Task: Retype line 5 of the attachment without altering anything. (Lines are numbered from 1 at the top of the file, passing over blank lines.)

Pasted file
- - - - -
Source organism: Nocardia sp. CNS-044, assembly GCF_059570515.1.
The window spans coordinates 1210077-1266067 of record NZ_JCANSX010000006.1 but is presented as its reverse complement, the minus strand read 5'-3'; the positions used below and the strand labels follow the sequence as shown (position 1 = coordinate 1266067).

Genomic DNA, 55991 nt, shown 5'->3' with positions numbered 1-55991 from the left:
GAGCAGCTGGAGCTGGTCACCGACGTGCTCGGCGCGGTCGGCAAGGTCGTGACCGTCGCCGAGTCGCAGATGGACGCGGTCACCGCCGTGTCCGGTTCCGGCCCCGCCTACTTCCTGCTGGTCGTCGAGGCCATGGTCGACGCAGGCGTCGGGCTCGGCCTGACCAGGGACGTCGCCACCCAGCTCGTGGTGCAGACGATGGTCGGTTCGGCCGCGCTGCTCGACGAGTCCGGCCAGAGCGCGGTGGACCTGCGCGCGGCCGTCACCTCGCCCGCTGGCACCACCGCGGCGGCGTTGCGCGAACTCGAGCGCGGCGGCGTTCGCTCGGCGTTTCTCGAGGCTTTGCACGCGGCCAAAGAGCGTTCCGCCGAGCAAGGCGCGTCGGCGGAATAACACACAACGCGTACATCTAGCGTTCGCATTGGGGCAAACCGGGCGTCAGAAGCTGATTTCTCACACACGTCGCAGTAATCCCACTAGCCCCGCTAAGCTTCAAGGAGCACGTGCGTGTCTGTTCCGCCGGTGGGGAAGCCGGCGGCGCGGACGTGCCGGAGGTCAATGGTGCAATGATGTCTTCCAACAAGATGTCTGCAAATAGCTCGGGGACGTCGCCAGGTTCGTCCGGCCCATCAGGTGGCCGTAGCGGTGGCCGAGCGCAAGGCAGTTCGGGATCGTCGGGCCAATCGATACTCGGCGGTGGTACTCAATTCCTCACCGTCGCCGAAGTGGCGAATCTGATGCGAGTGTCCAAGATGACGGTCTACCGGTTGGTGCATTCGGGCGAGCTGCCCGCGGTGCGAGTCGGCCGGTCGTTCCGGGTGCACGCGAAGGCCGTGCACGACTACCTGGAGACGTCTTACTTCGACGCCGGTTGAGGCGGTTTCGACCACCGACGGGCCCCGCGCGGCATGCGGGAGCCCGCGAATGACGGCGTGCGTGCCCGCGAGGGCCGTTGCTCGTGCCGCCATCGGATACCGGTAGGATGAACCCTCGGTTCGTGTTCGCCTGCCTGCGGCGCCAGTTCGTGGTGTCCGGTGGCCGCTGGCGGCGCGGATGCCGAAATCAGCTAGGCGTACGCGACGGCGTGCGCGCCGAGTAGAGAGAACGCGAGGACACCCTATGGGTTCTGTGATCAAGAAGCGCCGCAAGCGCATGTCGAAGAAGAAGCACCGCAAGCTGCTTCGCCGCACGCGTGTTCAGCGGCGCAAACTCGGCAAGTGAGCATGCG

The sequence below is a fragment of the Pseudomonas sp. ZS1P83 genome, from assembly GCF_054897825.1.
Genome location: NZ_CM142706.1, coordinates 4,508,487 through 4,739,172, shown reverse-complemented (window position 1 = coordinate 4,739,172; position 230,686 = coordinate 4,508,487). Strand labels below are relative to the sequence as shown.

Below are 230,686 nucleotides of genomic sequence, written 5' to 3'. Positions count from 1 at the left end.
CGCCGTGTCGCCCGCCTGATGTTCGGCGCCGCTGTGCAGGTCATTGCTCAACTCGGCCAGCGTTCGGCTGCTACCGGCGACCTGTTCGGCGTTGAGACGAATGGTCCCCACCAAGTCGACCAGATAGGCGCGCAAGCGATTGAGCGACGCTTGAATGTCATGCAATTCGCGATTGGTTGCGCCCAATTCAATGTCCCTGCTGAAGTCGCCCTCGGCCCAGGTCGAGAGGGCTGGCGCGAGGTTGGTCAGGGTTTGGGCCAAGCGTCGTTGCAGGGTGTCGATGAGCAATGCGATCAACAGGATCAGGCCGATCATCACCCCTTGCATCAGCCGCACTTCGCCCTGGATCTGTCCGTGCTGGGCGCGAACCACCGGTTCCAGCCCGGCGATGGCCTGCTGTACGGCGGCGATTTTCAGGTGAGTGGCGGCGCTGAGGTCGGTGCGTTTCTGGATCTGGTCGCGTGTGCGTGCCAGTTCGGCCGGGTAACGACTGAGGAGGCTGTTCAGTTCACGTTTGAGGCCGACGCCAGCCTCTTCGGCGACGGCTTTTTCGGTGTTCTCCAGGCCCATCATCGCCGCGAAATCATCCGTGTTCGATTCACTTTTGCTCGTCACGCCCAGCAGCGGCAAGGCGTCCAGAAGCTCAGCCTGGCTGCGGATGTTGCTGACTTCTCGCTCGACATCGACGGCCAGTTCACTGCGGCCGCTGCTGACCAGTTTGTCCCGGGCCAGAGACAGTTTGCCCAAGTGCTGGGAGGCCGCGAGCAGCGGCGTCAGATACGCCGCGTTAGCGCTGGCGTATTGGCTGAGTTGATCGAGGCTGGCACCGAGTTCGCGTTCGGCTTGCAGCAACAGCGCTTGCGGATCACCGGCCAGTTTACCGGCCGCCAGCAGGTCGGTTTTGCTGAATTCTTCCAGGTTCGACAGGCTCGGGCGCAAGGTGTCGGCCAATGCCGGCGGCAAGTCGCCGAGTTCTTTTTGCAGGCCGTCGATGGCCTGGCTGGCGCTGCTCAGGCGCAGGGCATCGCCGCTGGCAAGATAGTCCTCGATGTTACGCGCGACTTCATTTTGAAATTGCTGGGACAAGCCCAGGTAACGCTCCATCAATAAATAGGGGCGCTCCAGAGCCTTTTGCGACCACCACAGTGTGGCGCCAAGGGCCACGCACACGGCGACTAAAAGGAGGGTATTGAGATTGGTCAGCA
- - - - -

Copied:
The sequence below is a fragment of the Pseudomonas sp. ZS1P83 genome, from assembly GCF_054897825.1.